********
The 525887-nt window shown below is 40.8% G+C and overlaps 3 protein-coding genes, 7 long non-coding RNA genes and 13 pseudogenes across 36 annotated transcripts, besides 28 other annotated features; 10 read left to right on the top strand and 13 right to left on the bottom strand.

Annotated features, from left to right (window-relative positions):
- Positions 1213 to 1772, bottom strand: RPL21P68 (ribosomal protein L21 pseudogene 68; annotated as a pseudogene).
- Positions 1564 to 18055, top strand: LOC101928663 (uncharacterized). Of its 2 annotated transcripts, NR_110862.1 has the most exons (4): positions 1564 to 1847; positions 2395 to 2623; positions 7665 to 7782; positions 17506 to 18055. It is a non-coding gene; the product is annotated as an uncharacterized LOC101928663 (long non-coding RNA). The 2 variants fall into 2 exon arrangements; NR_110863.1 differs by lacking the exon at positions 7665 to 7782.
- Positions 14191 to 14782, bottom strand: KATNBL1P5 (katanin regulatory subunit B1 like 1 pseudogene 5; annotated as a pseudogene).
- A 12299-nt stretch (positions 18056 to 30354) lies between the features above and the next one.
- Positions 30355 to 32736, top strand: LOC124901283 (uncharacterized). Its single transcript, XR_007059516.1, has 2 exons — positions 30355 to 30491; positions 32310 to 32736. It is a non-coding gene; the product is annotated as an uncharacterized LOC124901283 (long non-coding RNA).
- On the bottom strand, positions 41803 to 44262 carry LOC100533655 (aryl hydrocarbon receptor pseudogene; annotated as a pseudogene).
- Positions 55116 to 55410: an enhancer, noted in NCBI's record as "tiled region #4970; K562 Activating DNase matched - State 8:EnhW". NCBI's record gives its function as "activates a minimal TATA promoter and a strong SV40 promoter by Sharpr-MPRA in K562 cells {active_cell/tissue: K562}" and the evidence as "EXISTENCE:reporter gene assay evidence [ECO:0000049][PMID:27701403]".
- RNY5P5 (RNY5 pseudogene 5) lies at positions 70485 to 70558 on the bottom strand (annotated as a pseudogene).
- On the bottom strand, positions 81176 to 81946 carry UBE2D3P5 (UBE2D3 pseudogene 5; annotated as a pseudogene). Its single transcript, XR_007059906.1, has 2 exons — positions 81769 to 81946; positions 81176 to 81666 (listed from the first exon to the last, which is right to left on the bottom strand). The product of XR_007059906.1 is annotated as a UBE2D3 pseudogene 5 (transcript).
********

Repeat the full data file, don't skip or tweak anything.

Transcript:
The 525887-nt window shown below is 40.8% G+C and overlaps 3 protein-coding genes, 7 long non-coding RNA genes and 13 pseudogenes across 36 annotated transcripts, besides 28 other annotated features; 10 read left to right on the top strand and 13 right to left on the bottom strand.

Annotated features, from left to right (window-relative positions):
- Positions 1213 to 1772, bottom strand: RPL21P68 (ribosomal protein L21 pseudogene 68; annotated as a pseudogene).
- Positions 1564 to 18055, top strand: LOC101928663 (uncharacterized). Of its 2 annotated transcripts, NR_110862.1 has the most exons (4): positions 1564 to 1847; positions 2395 to 2623; positions 7665 to 7782; positions 17506 to 18055. It is a non-coding gene; the product is annotated as an uncharacterized LOC101928663 (long non-coding RNA). The 2 variants fall into 2 exon arrangements; NR_110863.1 differs by lacking the exon at positions 7665 to 7782.
- Positions 14191 to 14782, bottom strand: KATNBL1P5 (katanin regulatory subunit B1 like 1 pseudogene 5; annotated as a pseudogene).
- A 12299-nt stretch (positions 18056 to 30354) lies between the features above and the next one.
- Positions 30355 to 32736, top strand: LOC124901283 (uncharacterized). Its single transcript, XR_007059516.1, has 2 exons — positions 30355 to 30491; positions 32310 to 32736. It is a non-coding gene; the product is annotated as an uncharacterized LOC124901283 (long non-coding RNA).
- On the bottom strand, positions 41803 to 44262 carry LOC100533655 (aryl hydrocarbon receptor pseudogene; annotated as a pseudogene).
- Positions 55116 to 55410: an enhancer, noted in NCBI's record as "tiled region #4970; K562 Activating DNase matched - State 8:EnhW". NCBI's record gives its function as "activates a minimal TATA promoter and a strong SV40 promoter by Sharpr-MPRA in K562 cells {active_cell/tissue: K562}" and the evidence as "EXISTENCE:reporter gene assay evidence [ECO:0000049][PMID:27701403]".
- RNY5P5 (RNY5 pseudogene 5) lies at positions 70485 to 70558 on the bottom strand (annotated as a pseudogene).
- On the bottom strand, positions 81176 to 81946 carry UBE2D3P5 (UBE2D3 pseudogene 5; annotated as a pseudogene). Its single transcript, XR_007059906.1, has 2 exons — positions 81769 to 81946; positions 81176 to 81666 (listed from the first exon to the last, which is right to left on the bottom strand). The product of XR_007059906.1 is annotated as a UBE2D3 pseudogene 5 (transcript).